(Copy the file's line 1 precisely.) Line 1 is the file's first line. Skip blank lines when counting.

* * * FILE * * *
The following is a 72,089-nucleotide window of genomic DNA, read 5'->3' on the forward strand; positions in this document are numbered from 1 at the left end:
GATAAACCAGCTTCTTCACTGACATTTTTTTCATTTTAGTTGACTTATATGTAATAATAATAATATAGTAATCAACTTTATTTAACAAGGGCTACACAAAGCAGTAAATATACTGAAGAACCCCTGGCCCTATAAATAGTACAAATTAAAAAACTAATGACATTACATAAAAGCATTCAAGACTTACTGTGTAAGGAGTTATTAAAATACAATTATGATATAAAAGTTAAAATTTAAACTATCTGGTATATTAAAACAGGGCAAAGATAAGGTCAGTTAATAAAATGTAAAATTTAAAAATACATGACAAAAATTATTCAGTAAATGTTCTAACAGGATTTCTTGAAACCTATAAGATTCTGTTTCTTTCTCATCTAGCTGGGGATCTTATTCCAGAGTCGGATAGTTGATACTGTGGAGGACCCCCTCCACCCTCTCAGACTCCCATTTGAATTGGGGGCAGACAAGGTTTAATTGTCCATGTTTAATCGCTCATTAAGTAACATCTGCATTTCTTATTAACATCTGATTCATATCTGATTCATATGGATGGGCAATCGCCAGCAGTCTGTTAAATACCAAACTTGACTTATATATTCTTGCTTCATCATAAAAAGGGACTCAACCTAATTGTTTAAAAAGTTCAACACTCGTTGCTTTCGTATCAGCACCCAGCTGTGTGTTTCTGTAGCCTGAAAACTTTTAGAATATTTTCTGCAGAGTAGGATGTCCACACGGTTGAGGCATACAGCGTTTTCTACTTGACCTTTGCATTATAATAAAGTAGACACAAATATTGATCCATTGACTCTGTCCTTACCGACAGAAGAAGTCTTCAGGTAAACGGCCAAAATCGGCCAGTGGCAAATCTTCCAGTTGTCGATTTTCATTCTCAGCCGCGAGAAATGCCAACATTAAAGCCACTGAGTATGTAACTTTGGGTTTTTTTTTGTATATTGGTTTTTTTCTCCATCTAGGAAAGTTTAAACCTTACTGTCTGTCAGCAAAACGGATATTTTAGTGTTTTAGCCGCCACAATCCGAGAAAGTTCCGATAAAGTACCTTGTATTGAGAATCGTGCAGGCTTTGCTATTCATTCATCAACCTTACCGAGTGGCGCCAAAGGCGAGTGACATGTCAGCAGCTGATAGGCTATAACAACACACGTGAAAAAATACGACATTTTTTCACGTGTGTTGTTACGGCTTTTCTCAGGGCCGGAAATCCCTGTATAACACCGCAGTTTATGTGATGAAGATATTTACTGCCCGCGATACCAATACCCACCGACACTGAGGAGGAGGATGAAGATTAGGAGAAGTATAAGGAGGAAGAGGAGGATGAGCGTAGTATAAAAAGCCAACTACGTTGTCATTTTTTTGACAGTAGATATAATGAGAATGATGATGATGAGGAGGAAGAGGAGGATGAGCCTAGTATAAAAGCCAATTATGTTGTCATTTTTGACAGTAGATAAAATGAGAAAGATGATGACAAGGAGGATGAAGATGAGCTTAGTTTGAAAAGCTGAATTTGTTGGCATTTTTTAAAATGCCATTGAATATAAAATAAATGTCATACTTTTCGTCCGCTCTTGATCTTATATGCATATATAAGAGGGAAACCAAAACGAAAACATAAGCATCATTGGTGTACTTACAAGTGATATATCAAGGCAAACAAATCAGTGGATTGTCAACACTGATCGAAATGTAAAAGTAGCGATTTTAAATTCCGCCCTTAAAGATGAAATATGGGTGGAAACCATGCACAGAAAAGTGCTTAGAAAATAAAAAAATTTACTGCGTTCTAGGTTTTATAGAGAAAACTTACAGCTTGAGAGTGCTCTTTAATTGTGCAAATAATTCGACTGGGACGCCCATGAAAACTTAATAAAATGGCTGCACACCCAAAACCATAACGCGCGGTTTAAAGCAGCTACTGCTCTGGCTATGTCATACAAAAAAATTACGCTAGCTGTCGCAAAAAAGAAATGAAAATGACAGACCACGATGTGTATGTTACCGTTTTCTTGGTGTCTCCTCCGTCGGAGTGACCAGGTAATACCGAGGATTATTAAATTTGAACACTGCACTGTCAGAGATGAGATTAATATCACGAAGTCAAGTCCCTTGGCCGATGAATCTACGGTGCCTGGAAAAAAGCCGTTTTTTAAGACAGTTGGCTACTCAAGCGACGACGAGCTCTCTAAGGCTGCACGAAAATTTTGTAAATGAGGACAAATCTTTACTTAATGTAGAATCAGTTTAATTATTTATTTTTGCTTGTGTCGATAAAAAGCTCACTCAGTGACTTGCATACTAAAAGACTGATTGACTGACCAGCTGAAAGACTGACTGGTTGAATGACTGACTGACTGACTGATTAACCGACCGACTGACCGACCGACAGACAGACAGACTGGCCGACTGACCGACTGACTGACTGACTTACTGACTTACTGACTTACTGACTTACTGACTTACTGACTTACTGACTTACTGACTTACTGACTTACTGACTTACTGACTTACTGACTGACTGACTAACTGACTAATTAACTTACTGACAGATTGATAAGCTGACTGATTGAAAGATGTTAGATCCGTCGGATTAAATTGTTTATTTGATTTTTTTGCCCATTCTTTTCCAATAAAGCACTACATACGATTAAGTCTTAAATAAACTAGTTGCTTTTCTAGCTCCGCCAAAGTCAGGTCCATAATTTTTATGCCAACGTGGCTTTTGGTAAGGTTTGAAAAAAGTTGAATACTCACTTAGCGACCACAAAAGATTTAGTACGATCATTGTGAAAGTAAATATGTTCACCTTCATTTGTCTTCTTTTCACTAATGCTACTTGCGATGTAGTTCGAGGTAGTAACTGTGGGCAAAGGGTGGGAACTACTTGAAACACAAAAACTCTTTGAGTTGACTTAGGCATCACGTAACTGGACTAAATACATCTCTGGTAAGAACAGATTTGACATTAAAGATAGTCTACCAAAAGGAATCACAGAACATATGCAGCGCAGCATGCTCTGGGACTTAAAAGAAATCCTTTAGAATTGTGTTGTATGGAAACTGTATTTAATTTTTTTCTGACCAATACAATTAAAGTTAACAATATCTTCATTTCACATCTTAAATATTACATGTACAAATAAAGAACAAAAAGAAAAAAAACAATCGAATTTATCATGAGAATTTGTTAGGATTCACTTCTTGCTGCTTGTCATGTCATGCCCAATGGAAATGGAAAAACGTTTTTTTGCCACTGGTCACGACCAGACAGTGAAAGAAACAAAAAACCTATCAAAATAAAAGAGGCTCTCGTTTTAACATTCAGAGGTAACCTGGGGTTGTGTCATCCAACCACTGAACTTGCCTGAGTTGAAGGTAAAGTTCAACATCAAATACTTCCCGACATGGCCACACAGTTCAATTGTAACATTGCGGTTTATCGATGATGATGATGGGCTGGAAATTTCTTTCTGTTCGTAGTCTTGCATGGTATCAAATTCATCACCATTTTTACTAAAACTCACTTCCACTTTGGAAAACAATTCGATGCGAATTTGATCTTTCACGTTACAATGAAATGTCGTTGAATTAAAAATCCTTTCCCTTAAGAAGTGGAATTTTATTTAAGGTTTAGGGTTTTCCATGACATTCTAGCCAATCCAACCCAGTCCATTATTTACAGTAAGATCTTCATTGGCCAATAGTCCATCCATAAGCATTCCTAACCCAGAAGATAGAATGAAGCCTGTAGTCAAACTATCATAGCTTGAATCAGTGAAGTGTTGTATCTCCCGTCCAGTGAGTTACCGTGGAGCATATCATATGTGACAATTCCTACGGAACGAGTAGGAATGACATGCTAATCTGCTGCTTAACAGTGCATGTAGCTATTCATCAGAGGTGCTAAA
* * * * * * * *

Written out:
The following is a 72,089-nucleotide window of genomic DNA, read 5'->3' on the forward strand; positions in this document are numbered from 1 at the left end: